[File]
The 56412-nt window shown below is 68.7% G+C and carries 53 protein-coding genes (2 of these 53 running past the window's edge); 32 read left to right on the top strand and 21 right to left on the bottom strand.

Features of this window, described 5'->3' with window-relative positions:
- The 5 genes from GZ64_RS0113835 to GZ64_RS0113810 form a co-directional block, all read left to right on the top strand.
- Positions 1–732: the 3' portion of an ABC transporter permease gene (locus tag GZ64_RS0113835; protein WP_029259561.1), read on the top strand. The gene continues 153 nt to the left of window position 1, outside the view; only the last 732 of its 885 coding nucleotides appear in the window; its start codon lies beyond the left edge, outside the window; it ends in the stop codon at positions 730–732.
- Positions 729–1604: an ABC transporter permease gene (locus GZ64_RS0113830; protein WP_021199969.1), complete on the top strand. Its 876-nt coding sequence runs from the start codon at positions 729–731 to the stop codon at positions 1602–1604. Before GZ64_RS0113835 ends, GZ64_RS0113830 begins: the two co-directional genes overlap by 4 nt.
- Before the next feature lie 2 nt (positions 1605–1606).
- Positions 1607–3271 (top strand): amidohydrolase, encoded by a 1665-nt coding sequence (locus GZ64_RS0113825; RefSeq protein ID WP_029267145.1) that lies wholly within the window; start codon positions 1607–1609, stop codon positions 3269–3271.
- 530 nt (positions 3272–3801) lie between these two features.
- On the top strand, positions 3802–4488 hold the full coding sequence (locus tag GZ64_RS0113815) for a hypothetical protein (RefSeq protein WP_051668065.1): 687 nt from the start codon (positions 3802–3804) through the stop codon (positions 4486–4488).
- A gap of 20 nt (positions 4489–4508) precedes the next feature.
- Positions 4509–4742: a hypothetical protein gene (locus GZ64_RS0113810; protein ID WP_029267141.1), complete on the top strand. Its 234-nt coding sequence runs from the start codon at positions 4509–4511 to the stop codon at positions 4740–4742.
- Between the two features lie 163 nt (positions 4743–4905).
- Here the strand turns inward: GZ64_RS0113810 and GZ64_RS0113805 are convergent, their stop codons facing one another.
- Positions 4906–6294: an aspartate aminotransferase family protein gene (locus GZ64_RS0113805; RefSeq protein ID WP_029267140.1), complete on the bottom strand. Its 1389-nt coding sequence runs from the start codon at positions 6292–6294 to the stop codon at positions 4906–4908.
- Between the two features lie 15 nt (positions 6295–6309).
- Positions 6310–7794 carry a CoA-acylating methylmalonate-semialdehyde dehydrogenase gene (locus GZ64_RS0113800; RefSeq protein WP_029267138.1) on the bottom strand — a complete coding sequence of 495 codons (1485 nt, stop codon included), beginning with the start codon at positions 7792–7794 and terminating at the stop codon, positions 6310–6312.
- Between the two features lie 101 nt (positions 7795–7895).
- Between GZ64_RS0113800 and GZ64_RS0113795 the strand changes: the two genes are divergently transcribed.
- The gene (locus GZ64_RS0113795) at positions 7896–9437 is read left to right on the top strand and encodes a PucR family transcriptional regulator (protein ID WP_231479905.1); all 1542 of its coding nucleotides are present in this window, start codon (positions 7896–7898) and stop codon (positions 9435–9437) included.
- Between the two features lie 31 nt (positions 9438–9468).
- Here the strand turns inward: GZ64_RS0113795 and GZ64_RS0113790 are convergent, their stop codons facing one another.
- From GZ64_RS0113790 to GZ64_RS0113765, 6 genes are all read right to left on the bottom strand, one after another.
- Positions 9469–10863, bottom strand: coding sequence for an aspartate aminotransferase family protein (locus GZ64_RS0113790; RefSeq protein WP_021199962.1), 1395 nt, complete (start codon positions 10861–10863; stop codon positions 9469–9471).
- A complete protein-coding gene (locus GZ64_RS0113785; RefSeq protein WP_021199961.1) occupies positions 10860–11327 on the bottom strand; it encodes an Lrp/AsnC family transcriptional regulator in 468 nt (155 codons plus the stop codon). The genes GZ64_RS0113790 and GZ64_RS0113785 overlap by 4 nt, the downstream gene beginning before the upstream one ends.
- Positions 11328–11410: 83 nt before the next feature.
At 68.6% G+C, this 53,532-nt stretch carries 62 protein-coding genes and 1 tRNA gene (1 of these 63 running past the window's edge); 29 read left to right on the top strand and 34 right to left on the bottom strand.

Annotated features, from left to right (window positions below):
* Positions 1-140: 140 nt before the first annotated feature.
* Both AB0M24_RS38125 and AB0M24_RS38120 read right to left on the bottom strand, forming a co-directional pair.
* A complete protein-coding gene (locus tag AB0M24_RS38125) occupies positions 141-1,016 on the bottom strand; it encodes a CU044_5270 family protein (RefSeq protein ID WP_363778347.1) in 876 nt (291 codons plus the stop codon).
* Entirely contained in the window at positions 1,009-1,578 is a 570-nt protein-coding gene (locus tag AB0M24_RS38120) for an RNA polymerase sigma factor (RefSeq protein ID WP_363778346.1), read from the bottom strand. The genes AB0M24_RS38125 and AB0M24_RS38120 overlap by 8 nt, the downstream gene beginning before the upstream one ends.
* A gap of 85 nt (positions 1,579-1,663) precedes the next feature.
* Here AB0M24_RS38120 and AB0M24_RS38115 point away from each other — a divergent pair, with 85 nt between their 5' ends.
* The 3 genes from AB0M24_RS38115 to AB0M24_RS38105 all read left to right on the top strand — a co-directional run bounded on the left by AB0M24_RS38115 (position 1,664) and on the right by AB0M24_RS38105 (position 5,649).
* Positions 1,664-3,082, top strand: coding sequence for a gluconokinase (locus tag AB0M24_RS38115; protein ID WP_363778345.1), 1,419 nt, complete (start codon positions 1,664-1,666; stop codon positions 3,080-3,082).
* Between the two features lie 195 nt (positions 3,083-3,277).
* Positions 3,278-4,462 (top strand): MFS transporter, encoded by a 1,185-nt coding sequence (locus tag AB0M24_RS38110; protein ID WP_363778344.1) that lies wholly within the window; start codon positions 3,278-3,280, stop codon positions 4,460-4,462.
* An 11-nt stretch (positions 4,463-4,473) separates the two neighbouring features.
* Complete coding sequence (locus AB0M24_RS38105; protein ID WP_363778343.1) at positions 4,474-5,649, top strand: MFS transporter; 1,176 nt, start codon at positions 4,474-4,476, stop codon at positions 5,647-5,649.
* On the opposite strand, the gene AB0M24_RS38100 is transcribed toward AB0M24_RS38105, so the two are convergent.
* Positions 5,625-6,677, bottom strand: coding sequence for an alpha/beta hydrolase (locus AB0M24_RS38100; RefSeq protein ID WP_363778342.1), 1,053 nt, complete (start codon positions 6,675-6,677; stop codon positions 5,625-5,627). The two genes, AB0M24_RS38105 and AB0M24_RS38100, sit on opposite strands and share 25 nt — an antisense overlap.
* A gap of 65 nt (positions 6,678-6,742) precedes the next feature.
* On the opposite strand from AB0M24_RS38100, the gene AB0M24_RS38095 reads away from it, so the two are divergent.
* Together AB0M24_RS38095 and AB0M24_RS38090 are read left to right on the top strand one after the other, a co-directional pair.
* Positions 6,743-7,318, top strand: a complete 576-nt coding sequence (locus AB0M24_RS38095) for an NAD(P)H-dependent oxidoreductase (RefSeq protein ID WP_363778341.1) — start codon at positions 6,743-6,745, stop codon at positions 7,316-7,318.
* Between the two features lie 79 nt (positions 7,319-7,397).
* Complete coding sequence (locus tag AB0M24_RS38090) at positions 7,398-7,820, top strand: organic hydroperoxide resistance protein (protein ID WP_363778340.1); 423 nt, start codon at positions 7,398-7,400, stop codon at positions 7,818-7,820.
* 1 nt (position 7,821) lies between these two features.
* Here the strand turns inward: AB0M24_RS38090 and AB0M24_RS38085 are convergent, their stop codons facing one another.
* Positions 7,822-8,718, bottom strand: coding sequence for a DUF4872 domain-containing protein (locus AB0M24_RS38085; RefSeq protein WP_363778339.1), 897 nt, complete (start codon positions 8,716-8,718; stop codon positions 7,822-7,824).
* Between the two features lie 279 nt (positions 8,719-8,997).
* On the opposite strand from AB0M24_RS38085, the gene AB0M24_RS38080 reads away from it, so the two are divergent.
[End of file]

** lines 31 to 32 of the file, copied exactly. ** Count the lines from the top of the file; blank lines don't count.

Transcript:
* Entirely contained in the window at positions 1,009-1,578 is a 570-nt protein-coding gene (locus tag AB0M24_RS38120) for an RNA polymerase sigma factor (RefSeq protein ID WP_363778346.1), read from the bottom strand. The genes AB0M24_RS38125 and AB0M24_RS38120 overlap by 8 nt, the downstream gene beginning before the upstream one ends.
* A gap of 85 nt (positions 1,579-1,663) precedes the next feature.